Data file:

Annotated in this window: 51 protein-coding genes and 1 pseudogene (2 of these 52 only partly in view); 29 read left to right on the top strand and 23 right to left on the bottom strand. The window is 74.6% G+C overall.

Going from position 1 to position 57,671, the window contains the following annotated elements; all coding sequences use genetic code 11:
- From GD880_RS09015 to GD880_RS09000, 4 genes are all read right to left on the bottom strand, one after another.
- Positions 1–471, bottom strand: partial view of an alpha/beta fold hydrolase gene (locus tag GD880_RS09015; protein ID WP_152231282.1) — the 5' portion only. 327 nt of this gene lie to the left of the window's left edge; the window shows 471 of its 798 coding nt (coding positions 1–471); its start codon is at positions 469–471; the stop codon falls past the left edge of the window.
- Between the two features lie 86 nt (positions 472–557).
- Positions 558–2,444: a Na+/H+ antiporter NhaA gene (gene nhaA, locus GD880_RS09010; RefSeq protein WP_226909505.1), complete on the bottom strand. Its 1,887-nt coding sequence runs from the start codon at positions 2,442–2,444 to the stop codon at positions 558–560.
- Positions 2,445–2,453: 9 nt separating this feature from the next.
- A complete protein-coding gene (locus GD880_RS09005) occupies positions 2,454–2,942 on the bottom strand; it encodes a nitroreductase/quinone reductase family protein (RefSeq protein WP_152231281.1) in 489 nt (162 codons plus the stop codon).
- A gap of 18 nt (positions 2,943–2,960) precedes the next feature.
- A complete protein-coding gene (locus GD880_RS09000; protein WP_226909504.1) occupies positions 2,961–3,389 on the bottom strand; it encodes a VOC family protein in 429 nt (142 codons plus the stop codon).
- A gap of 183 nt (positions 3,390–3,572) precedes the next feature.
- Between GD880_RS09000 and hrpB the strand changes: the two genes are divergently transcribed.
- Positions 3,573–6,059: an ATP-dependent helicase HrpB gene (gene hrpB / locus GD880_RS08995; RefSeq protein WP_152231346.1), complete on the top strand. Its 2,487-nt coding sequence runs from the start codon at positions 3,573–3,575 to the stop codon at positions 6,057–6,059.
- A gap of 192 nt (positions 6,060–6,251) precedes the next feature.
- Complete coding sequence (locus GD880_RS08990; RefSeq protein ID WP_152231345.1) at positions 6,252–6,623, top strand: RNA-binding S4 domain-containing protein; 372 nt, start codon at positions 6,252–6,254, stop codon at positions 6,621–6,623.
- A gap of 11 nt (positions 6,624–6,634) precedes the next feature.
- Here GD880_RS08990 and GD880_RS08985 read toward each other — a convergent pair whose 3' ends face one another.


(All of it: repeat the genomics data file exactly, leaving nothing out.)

Annotated in this window: 51 protein-coding genes and 1 pseudogene (2 of these 52 only partly in view); 29 read left to right on the top strand and 23 right to left on the bottom strand. The window is 74.6% G+C overall.

Going from position 1 to position 57,671, the window contains the following annotated elements; all coding sequences use genetic code 11:
- From GD880_RS09015 to GD880_RS09000, 4 genes are all read right to left on the bottom strand, one after another.
- Positions 1–471, bottom strand: partial view of an alpha/beta fold hydrolase gene (locus tag GD880_RS09015; protein ID WP_152231282.1) — the 5' portion only. 327 nt of this gene lie to the left of the window's left edge; the window shows 471 of its 798 coding nt (coding positions 1–471); its start codon is at positions 469–471; the stop codon falls past the left edge of the window.
- Between the two features lie 86 nt (positions 472–557).
- Positions 558–2,444: a Na+/H+ antiporter NhaA gene (gene nhaA, locus GD880_RS09010; RefSeq protein WP_226909505.1), complete on the bottom strand. Its 1,887-nt coding sequence runs from the start codon at positions 2,442–2,444 to the stop codon at positions 558–560.
- Positions 2,445–2,453: 9 nt separating this feature from the next.
- A complete protein-coding gene (locus GD880_RS09005) occupies positions 2,454–2,942 on the bottom strand; it encodes a nitroreductase/quinone reductase family protein (RefSeq protein WP_152231281.1) in 489 nt (162 codons plus the stop codon).
- A gap of 18 nt (positions 2,943–2,960) precedes the next feature.
- A complete protein-coding gene (locus GD880_RS09000; protein WP_226909504.1) occupies positions 2,961–3,389 on the bottom strand; it encodes a VOC family protein in 429 nt (142 codons plus the stop codon).
- A gap of 183 nt (positions 3,390–3,572) precedes the next feature.
- Between GD880_RS09000 and hrpB the strand changes: the two genes are divergently transcribed.
- Positions 3,573–6,059: an ATP-dependent helicase HrpB gene (gene hrpB / locus GD880_RS08995; RefSeq protein WP_152231346.1), complete on the top strand. Its 2,487-nt coding sequence runs from the start codon at positions 3,573–3,575 to the stop codon at positions 6,057–6,059.
- A gap of 192 nt (positions 6,060–6,251) precedes the next feature.
- Complete coding sequence (locus GD880_RS08990; RefSeq protein ID WP_152231345.1) at positions 6,252–6,623, top strand: RNA-binding S4 domain-containing protein; 372 nt, start codon at positions 6,252–6,254, stop codon at positions 6,621–6,623.
- A gap of 11 nt (positions 6,624–6,634) precedes the next feature.
- Here GD880_RS08990 and GD880_RS08985 read toward each other — a convergent pair whose 3' ends face one another.